VINCENT E. ZIRKER v. METRO NASHVILLE POLICE DEPARTMENT, et al.

NO. 3:07-0378.United States District Court, M.D. Tennessee, Nashville Division.
April 16, 2008

REPORT AND RECOMENDATION
JULIET GRIFFIN, Magistrate Judge

By order entered February 4, 2008 (Docket Entry No. 13), this action was referred to the Magistrate Judge to enter a scheduling order, to dispose or recommend disposition of any pretrial motions under 28 U.S.C. §§ 636(b)(1)(A) and (B), and to conduct further proceedings, if necessary, under Rule 72(b) of the Federal Rules of Civil Procedure and the Local Rules of Court. By Order entered February 25, 2008 (Docket Entry No. 23), this action was reassigned to the undersigned Magistrate Judge.

Presently pending before the Court is the motion to dismiss (Docket Entry No. 27) filed by defendant Metropolitan Nashville Police Department. The plaintiff has filed a response (Docket Entry No. 34) in opposition to the motion. For the reasons set out below, the Court recommends that the motion be granted.

Also pending is the plaintiff’s motion for summary judgment (Docket Entry No. 35), to which the defendant has responded in opposition. For the reasons set out below, the Court recommends that the motion be denied.

Page 2

I. BACKGROUND
The plaintiff is currently an inmate in the Federal Correctional Institution in Memphis, Tennessee. He filed this action pro se and in forma pauperis under 42 U.S.C. § 1983
alleging that two police officers with the Metropolitan Davidson County Police Department, Lopoldo Lopez and Wayne Fisher, had deprived him of his constitutional rights. Specifically, he alleges that the defendants conspired to maliciously prosecute him based on false facts and offered false testimony against him. Each of the individual defendants are named in their individual and official capacities.

The action was initially dismissed as frivolous under 28 U.S.C. § 1915 for lack of an arguable basis by Order entered April 10, 2007. See Docket Entry No. 2. On January 30, 2008, the Sixth Circuit Court of Appeals found that it was not clear that the plaintiff’s claims would necessarily implicate the fact or duration of his confinement and vacated the order dismissing the action, remanding the action back to the District Court. See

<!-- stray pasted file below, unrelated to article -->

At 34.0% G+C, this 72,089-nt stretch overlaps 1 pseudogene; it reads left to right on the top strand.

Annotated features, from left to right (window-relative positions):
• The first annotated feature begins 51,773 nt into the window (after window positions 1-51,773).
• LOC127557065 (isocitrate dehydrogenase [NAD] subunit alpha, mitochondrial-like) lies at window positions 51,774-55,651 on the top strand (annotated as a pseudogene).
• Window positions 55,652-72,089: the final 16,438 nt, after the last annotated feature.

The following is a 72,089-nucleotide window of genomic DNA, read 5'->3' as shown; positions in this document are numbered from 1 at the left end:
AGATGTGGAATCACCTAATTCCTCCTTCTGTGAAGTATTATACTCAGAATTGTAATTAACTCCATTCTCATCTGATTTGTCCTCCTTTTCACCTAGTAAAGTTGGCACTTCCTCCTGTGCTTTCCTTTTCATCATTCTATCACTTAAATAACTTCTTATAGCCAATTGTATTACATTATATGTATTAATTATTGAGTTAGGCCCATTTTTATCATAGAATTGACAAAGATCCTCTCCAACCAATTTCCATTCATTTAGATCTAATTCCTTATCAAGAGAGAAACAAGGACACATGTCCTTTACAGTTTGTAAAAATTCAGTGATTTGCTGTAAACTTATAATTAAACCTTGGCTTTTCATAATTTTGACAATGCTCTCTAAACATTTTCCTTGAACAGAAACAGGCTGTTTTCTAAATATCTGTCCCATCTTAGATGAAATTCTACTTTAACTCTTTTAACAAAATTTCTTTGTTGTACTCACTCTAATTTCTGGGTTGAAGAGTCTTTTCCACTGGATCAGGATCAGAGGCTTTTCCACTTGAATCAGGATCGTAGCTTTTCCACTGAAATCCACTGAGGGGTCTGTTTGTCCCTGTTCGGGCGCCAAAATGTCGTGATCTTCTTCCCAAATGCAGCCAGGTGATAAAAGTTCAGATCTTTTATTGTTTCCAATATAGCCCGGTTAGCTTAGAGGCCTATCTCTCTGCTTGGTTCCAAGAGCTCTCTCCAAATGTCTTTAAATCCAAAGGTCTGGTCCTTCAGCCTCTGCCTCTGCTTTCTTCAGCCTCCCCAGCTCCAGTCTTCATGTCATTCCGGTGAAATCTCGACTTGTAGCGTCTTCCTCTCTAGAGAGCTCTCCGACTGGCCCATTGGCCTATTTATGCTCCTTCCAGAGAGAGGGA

Docket Entry No. 11. Process was then issued to the three defendants named in the complaint, Lopoldo Lopez, Wayne Fisher, and the Metro Nashville Police Department (“MNPD”). Defendant Fisher has filed an answer (Docket Entry No. 26). By contemporaneously entered order, defendant Lopez has been granted an extension of time to respond to the complaint.

In lieu of an answer, the MNPD has filed the pending motion to dismiss. The MNPD asserts that it is not an entity capable of being sued as it is merely a part of the Metropolitan Government of Nashville and Davidson County.

Page 3

II. MOTION TO DISMISS
A motion to dismiss under Rule 12(b)(6) of the Federal Rules of Civil Procedure is reviewed under the standard that the Court must accept as true all of the plaintiff’s allegations and resolve all doubts in the plaintiff’s favor. See Morgan v.Church’s Fried Chicken, 829 F.2d 10, 11-12 (6th Cir. 1987). While a complaint need not contain detailed factual allegations, the plaintiff must provide the grounds for his entitlement to relief, and this “requires more than labels and conclusions, and a formulaic recitation of the elements of a cause of action.” BellAtlantic Corp. v. Twombly, 550 U.S., 127 S.Ct. 1955, 1965, 167 L.Ed.2d 929 (2007) (abrogating Conley v. Gibson, 355 U.S. 41
(1957)). The factual allegations supplied must be enough to show a plausible right to relief. 127 S.Ct. at 1965-68. More than bare assertions of legal conclusions, however, are required to withstand a motion to dismiss and the complaint must contain either direct or inferential allegations respecting all of the material elements to sustain a recovery under some viable legal theory. Id.; Scheid v. Fanny Farmer Candy Shops, Inc., 859 F.2d 434, 436-37 (6th Cir. 1988).

The defendant’s motion to dismiss should be granted. The plaintiff names the Metro Nashville Police Department but it is not a legal entity that can be sued. The plaintiff has offered no response to the specific arguments made by the defendant as to its legal capacity and why it cannot be sued.

To the extent that the Metropolitan Government of Nashville and Davidson County (“Metropolitan Government”) is the correct governmental entity subject to suit which could be substituted for the MNPD, the plaintiff’s complaint contains no allegations which would support a claim against a municipal entity such as the Metropolitan Government.

In order for the Metropolitan Government to be held liable under Section 1983, the constitutional violations at issue must have been caused by a policy of the Metropolitan Government.